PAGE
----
Candace Cordelia is a Pennsylvania-based journalist and on-camera broadcaster/host, with…
IRONMAN has made updates to its IRONMAN and IRONMAN 70.3 triathlon competitions by welcoming athletes with intellectual disabilities
You know what they say: rules are made to be broken. One of the most internationally known brands for triathlon competitors, IRONMAN, has done just that with its IRONMAN and IRONMAN 70.3 endurance races to include competitors with intellectual disabilities. To reflect the change, the Ironman Group’s existing Physically Challenged (“PC”) Open/Exhibition division is now called the Physically Challenged/Intellectual Disability (PC/ID) Open division. Athletes with a “medically verified Visual Impairment”; “Special Teams”; “athletes with an intellectual disability”; or “athletes with a medically verified physical or neurological impairment that substantially limits one or more major life activities” are eligible to compete in the PC/ID Open division. The division includes PC Open athletes, ID Open athletes, and Special Teams. In accordance with the rules, anyone competing in the PC/ID Open Division is also qualified to compete in the IRONMAN and IRONMAN 70.3 World Championship via eligibility for the PC/ID Open World Championship Drawing for slots.
Along with the altered PC/ID Open division, a new Open division was also created under the Ironman Group banner for “all able-bodied athletes who wish to race in an event without a gender or age-based peer comparison” to introduce even more inclusivity within the events. Athletes interested in competing within the Open division can register on their own without going through any approval stages. However, persons in this division may not sign up to qualify for competing in the IRONMAN or IRONMAN 70.3 World Championship.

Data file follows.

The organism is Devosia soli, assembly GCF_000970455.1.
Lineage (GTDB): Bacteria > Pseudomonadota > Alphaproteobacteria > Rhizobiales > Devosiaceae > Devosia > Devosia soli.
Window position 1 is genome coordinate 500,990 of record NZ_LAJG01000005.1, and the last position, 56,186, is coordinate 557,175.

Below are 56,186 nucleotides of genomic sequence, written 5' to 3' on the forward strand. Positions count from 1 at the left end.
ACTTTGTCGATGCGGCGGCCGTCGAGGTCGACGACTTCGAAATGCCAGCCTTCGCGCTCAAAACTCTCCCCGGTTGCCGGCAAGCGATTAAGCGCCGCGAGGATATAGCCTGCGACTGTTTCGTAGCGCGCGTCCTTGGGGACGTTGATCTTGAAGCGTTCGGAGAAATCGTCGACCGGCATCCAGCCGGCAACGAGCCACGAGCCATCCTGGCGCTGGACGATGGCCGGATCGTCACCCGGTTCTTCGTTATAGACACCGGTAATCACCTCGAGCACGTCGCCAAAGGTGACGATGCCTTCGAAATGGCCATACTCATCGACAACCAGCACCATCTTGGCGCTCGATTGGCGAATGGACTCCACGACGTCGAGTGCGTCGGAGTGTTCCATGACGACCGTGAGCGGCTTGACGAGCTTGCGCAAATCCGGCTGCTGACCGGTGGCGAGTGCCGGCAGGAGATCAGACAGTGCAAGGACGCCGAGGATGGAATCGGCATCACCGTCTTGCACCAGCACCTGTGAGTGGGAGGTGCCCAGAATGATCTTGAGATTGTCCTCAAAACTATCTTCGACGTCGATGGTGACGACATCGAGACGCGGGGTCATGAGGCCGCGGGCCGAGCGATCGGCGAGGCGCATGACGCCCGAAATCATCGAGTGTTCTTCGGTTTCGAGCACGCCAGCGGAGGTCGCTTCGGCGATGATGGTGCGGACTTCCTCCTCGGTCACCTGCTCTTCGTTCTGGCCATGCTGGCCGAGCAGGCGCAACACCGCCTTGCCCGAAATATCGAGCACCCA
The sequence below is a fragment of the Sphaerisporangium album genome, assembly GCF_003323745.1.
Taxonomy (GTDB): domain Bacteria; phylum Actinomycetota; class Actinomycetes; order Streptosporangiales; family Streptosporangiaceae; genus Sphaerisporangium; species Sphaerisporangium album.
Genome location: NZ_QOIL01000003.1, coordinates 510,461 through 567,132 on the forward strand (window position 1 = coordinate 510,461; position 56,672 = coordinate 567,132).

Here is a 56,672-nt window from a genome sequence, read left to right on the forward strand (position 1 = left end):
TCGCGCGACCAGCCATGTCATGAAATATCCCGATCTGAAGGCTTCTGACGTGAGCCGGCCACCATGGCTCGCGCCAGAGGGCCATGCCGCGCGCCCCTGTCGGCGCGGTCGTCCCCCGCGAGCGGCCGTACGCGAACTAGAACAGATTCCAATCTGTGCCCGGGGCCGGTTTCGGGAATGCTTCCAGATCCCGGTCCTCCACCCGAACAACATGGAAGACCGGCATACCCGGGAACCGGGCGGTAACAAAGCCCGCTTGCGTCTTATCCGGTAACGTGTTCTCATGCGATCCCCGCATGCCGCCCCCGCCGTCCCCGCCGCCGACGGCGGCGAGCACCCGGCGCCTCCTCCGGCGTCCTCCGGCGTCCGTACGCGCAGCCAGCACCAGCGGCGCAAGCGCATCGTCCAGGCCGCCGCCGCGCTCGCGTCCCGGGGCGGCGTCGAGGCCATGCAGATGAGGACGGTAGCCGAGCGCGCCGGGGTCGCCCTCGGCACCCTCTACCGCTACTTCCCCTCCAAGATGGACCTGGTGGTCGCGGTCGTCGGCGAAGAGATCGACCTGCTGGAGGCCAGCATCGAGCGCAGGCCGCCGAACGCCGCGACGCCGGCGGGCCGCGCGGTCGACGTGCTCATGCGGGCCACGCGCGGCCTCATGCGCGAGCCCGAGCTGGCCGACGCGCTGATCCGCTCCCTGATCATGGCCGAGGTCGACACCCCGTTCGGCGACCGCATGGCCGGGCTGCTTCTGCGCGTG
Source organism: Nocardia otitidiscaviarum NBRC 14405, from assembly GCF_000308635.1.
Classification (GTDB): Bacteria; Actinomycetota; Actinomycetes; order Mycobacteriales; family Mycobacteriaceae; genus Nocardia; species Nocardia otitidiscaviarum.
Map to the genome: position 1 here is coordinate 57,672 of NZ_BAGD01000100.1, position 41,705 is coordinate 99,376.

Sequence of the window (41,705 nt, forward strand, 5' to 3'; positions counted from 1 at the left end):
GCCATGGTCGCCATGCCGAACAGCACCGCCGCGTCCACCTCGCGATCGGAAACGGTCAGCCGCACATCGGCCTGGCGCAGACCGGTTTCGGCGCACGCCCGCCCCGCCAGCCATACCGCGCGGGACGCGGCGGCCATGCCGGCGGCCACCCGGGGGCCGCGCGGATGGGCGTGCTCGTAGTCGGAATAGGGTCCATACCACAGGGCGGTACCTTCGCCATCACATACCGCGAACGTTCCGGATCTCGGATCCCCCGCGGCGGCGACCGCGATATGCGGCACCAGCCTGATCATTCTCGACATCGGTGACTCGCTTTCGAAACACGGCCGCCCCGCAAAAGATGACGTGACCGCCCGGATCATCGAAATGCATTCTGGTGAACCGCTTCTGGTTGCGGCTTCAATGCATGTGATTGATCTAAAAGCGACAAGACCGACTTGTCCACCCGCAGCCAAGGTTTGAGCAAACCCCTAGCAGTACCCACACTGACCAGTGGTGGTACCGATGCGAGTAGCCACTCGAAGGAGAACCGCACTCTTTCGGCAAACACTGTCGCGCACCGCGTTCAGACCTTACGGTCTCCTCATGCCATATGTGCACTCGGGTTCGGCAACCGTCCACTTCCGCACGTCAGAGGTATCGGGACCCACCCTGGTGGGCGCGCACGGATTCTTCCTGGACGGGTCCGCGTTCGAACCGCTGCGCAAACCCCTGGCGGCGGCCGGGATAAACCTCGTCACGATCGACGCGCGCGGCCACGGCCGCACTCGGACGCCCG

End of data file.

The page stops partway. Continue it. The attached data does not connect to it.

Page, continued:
Amid all of the aforementioned changes, IRONMAN also decided to implement updated policies for transgender athletes who must comply with “current IRONMAN requirements and the World Anti-Doping Agency criteria.” A portion of the policy update reads, “As a necessary pre-condition of eligibility to compete in gender-specific category, any athlete who has completed or plans to initiate a gender transition, or identifies as gender non-conforming, including those in the process of taking hormones, must meet current IRONMAN requirements and the World Anti-Doping Agency (“WADA”) criteria and shall consent to the disclosure of their clinical treatment to such person or persons as may be required to review for compliance in accordance with IRONMAN’s Transgender Policy.”
Chris Nikic, known as the first person with Down syndrome to finish an IRONMAN race, states, “Inclusion in IRONMAN changed my life because it helped me get my dreams by giving me a big crazy goal. Now I also have a purpose to help others enjoy this amazing opportunity. A huge thanks to IRONMAN for being first and inspiring all the major running races around the world to follow.”
The 2023 Global IRONMAN competition rules are scheduled to go into effect on March 1st.
Candace Cordelia is a Pennsylvania-based journalist and on-camera broadcaster/host, with a reporting background in wrestling, entertainment, and lifestyle. Her reporting work has been featured on websites and in publications such as Bustle, Pro Wrestling Illustrated, New York Daily News, am New York, ABC News, Yahoo!, Good Morning America, Madame Noire, Sister 2 Sister, etonline.com, Diva Dirt and The Everyday Fan. Her favorite workout influencers include Chloe Ting, Cassey Ho, Pamela Reif and Mary Braun. She still can’t stand burpees and Rebbl Dark Chocolate Immunity Elixir is one of her favorite post-workout protein sips. You can follow Candace on Twitter @CandaceCordelia and on Instagram @thatgirlcandace16.